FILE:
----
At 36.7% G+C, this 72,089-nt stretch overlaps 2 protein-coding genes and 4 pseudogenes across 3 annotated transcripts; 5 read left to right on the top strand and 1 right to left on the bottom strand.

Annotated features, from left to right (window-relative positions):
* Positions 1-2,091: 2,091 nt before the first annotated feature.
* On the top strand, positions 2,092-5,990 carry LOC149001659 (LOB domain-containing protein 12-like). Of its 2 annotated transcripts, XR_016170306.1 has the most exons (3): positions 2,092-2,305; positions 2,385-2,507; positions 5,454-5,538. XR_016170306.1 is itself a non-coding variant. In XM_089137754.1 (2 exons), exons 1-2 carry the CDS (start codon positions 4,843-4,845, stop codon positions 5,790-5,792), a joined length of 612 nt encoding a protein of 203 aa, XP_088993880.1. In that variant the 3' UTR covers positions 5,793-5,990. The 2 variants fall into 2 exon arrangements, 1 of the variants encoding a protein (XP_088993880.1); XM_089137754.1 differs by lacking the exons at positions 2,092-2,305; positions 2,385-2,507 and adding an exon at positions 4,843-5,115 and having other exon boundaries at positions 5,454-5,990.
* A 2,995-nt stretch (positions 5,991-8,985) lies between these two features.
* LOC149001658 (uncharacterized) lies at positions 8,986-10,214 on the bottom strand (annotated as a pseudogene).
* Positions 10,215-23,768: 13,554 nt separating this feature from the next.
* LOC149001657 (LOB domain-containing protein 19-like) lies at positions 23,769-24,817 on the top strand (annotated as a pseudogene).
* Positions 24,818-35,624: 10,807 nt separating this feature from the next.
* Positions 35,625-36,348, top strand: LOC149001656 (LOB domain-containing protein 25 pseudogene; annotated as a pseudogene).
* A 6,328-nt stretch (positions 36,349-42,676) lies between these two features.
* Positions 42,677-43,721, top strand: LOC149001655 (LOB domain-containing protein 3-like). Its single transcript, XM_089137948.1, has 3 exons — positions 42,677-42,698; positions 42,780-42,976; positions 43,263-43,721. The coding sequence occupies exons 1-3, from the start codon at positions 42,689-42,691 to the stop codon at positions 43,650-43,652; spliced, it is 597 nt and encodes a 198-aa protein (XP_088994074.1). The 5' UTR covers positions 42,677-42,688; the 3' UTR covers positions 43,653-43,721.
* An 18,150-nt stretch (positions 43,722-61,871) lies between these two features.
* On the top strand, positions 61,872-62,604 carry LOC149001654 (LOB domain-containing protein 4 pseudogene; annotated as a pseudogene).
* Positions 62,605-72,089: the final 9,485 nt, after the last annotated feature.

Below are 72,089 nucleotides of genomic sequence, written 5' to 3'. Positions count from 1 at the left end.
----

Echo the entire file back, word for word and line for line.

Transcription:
At 36.7% G+C, this 72,089-nt stretch overlaps 2 protein-coding genes and 4 pseudogenes across 3 annotated transcripts; 5 read left to right on the top strand and 1 right to left on the bottom strand.

Annotated features, from left to right (window-relative positions):
* Positions 1-2,091: 2,091 nt before the first annotated feature.
* On the top strand, positions 2,092-5,990 carry LOC149001659 (LOB domain-containing protein 12-like). Of its 2 annotated transcripts, XR_016170306.1 has the most exons (3): positions 2,092-2,305; positions 2,385-2,507; positions 5,454-5,538. XR_016170306.1 is itself a non-coding variant. In XM_089137754.1 (2 exons), exons 1-2 carry the CDS (start codon positions 4,843-4,845, stop codon positions 5,790-5,792), a joined length of 612 nt encoding a protein of 203 aa, XP_088993880.1. In that variant the 3' UTR covers positions 5,793-5,990. The 2 variants fall into 2 exon arrangements, 1 of the variants encoding a protein (XP_088993880.1); XM_089137754.1 differs by lacking the exons at positions 2,092-2,305; positions 2,385-2,507 and adding an exon at positions 4,843-5,115 and having other exon boundaries at positions 5,454-5,990.
* A 2,995-nt stretch (positions 5,991-8,985) lies between these two features.
* LOC149001658 (uncharacterized) lies at positions 8,986-10,214 on the bottom strand (annotated as a pseudogene).
* Positions 10,215-23,768: 13,554 nt separating this feature from the next.
* LOC149001657 (LOB domain-containing protein 19-like) lies at positions 23,769-24,817 on the top strand (annotated as a pseudogene).
* Positions 24,818-35,624: 10,807 nt separating this feature from the next.
* Positions 35,625-36,348, top strand: LOC149001656 (LOB domain-containing protein 25 pseudogene; annotated as a pseudogene).
* A 6,328-nt stretch (positions 36,349-42,676) lies between these two features.
* Positions 42,677-43,721, top strand: LOC149001655 (LOB domain-containing protein 3-like). Its single transcript, XM_089137948.1, has 3 exons — positions 42,677-42,698; positions 42,780-42,976; positions 43,263-43,721. The coding sequence occupies exons 1-3, from the start codon at positions 42,689-42,691 to the stop codon at positions 43,650-43,652; spliced, it is 597 nt and encodes a 198-aa protein (XP_088994074.1). The 5' UTR covers positions 42,677-42,688; the 3' UTR covers positions 43,653-43,721.
* An 18,150-nt stretch (positions 43,722-61,871) lies between these two features.
* On the top strand, positions 61,872-62,604 carry LOC149001654 (LOB domain-containing protein 4 pseudogene; annotated as a pseudogene).
* Positions 62,605-72,089: the final 9,485 nt, after the last annotated feature.

Below are 72,089 nucleotides of genomic sequence, written 5' to 3'. Positions count from 1 at the left end.